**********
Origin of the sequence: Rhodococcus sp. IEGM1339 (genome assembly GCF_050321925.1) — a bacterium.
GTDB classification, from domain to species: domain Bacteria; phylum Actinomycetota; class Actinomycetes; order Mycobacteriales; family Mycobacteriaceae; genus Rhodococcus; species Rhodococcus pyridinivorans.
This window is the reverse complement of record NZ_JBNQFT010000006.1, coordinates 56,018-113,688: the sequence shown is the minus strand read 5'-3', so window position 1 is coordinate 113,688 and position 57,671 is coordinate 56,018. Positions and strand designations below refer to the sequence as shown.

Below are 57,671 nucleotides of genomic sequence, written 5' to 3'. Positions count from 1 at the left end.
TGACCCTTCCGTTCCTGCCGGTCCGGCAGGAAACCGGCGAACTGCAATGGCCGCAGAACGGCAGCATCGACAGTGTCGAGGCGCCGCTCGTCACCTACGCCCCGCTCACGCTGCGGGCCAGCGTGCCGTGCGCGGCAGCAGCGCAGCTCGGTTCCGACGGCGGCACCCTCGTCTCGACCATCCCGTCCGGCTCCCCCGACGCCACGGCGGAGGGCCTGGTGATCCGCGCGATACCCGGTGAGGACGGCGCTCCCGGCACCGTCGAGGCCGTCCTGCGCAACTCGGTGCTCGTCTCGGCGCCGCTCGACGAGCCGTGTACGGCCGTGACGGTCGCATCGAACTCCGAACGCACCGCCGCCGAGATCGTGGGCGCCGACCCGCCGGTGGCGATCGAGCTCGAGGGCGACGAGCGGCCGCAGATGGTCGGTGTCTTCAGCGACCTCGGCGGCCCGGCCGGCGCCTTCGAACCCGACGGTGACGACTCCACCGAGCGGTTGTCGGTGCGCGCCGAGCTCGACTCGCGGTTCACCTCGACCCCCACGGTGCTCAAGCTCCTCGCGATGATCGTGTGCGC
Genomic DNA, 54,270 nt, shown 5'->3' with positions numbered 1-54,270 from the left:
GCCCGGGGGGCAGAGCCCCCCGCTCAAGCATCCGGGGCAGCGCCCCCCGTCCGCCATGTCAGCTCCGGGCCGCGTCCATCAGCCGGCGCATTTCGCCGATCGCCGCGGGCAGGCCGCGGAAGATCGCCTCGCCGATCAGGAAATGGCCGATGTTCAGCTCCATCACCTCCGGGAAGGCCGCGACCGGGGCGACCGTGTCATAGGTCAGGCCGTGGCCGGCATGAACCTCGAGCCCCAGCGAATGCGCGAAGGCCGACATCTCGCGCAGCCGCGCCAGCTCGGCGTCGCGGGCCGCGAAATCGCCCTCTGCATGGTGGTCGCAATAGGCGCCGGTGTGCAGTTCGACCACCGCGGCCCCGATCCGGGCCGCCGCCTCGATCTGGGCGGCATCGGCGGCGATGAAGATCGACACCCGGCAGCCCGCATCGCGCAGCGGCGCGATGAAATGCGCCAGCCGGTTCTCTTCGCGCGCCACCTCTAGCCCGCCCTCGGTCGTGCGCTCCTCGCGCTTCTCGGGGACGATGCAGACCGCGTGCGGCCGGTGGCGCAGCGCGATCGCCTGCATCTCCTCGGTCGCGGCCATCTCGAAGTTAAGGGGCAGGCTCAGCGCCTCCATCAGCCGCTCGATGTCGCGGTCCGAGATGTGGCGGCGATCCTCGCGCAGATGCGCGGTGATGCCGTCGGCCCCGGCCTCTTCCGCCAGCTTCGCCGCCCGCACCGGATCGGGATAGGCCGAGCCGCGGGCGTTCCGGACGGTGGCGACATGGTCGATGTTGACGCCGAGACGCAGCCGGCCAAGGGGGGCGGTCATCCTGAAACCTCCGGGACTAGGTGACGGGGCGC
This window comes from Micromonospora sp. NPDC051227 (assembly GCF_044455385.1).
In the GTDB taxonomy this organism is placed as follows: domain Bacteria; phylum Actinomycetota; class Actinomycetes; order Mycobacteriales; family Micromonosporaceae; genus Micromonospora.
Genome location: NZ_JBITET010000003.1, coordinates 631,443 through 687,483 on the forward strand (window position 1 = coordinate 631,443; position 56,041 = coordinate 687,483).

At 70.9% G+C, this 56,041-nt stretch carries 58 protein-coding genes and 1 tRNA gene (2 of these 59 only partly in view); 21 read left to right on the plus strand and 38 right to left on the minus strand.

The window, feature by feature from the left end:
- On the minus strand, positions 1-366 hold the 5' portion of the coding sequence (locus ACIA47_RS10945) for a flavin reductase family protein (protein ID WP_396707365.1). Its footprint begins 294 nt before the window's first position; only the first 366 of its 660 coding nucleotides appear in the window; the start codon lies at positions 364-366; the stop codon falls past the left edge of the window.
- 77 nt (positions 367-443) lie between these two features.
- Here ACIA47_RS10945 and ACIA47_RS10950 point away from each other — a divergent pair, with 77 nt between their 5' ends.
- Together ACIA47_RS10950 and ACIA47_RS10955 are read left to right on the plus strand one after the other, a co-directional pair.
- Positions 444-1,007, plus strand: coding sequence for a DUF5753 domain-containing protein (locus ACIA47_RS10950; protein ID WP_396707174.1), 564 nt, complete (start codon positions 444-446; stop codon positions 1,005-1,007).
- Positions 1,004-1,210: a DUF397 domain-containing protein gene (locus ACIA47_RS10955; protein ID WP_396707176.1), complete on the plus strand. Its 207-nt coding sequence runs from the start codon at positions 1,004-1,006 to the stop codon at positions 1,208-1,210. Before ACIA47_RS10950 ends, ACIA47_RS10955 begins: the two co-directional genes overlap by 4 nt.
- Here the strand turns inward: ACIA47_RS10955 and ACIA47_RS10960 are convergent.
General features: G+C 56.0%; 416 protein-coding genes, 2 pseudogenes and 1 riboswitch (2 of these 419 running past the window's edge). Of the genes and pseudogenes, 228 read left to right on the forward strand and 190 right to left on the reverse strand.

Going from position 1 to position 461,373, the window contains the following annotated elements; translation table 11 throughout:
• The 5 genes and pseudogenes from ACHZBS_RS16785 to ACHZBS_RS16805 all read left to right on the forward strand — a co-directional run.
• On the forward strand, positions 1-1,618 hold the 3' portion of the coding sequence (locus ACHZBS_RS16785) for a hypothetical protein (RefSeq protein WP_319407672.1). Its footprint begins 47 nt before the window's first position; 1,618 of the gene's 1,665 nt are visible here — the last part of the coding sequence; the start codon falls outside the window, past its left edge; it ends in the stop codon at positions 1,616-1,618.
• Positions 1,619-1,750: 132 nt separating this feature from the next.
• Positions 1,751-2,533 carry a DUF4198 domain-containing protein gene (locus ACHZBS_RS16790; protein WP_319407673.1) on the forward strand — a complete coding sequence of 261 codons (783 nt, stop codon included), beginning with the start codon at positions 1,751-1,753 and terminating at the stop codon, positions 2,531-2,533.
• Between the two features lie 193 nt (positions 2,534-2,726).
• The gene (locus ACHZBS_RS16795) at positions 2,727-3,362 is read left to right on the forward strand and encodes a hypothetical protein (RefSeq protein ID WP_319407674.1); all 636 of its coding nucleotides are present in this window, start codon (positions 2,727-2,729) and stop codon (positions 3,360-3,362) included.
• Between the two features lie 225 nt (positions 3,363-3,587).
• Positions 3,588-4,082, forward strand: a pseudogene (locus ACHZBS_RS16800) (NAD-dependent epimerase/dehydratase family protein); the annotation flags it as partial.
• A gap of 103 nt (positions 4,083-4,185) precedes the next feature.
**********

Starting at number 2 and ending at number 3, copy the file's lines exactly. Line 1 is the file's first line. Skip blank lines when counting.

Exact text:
GTDB classification, from domain to species: domain Bacteria; phylum Actinomycetota; class Actinomycetes; order Mycobacteriales; family Mycobacteriaceae; genus Rhodococcus; species Rhodococcus pyridinivorans.
This window is the reverse complement of record NZ_JBNQFT010000006.1, coordinates 56,018-113,688: the sequence shown is the minus strand read 5'-3', so window position 1 is coordinate 113,688 and position 57,671 is coordinate 56,018. Positions and strand designations below refer to the sequence as shown.